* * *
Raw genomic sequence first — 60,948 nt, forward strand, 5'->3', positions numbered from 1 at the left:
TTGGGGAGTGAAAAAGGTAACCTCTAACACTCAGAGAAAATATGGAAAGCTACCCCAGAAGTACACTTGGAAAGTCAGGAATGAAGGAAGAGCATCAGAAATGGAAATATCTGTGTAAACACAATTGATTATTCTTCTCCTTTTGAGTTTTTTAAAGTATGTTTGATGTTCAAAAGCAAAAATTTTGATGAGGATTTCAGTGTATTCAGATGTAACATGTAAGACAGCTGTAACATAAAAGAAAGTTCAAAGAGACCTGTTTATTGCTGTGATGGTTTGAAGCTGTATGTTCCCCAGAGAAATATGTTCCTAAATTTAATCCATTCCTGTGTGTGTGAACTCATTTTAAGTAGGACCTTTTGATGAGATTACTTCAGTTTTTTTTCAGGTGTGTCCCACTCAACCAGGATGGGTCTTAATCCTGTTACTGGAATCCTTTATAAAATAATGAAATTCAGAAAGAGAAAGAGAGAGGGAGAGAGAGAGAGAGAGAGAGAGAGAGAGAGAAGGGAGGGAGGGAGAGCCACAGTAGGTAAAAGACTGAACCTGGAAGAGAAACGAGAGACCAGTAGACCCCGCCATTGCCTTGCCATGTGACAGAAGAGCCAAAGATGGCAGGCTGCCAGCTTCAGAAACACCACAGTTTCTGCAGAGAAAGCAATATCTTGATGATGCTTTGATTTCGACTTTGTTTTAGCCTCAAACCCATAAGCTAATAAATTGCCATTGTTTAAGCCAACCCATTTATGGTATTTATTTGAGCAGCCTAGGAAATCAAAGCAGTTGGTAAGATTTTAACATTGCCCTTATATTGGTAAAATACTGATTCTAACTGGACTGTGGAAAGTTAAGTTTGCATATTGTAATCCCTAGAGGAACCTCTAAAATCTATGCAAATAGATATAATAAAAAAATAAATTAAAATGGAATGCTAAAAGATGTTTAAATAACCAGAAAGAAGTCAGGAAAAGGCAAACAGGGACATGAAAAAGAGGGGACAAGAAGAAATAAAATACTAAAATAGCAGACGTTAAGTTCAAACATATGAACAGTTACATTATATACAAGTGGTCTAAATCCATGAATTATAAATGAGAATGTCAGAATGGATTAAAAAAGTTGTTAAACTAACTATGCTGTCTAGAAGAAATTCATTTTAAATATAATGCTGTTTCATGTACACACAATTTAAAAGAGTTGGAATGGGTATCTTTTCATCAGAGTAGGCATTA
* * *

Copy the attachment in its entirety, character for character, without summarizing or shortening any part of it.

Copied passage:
Raw genomic sequence first — 60,948 nt, forward strand, 5'->3', positions numbered from 1 at the left:
TTGGGGAGTGAAAAAGGTAACCTCTAACACTCAGAGAAAATATGGAAAGCTACCCCAGAAGTACACTTGGAAAGTCAGGAATGAAGGAAGAGCATCAGAAATGGAAATATCTGTGTAAACACAATTGATTATTCTTCTCCTTTTGAGTTTTTTAAAGTATGTTTGATGTTCAAAAGCAAAAATTTTGATGAGGATTTCAGTGTATTCAGATGTAACATGTAAGACAGCTGTAACATAAAAGAAAGTTCAAAGAGACCTGTTTATTGCTGTGATGGTTTGAAGCTGTATGTTCCCCAGAGAAATATGTTCCTAAATTTAATCCATTCCTGTGTGTGTGAACTCATTTTAAGTAGGACCTTTTGATGAGATTACTTCAGTTTTTTTTCAGGTGTGTCCCACTCAACCAGGATGGGTCTTAATCCTGTTACTGGAATCCTTTATAAAATAATGAAATTCAGAAAGAGAAAGAGAGAGGGAGAGAGAGAGAGAGAGAGAGAGAGAGAGAGAAGGGAGGGAGGGAGAGCCACAGTAGGTAAAAGACTGAACCTGGAAGAGAAACGAGAGACCAGTAGACCCCGCCATTGCCTTGCCATGTGACAGAAGAGCCAAAGATGGCAGGCTGCCAGCTTCAGAAACACCACAGTTTCTGCAGAGAAAGCAATATCTTGATGATGCTTTGATTTCGACTTTGTTTTAGCCTCAAACCCATAAGCTAATAAATTGCCATTGTTTAAGCCAACCCATTTATGGTATTTATTTGAGCAGCCTAGGAAATCAAAGCAGTTGGTAAGATTTTAACATTGCCCTTATATTGGTAAAATACTGATTCTAACTGGACTGTGGAAAGTTAAGTTTGCATATTGTAATCCCTAGAGGAACCTCTAAAATCTATGCAAATAGATATAATAAAAAAATAAATTAAAATGGAATGCTAAAAGATGTTTAAATAACCAGAAAGAAGTCAGGAAAAGGCAAACAGGGACATGAAAAAGAGGGGACAAGAAGAAATAAAATACTAAAATAGCAGACGTTAAGTTCAAACATATGAACAGTTACATTATATACAAGTGGTCTAAATCCATGAATTATAAATGAGAATGTCAGAATGGATTAAAAAAGTTGTTAAACTAACTATGCTGTCTAGAAGAAATTCATTTTAAATATAATGCTGTTTCATGTACACACAATTTAAAAGAGTTGGAATGGGTATCTTTTCATCAGAGTAGGCATTA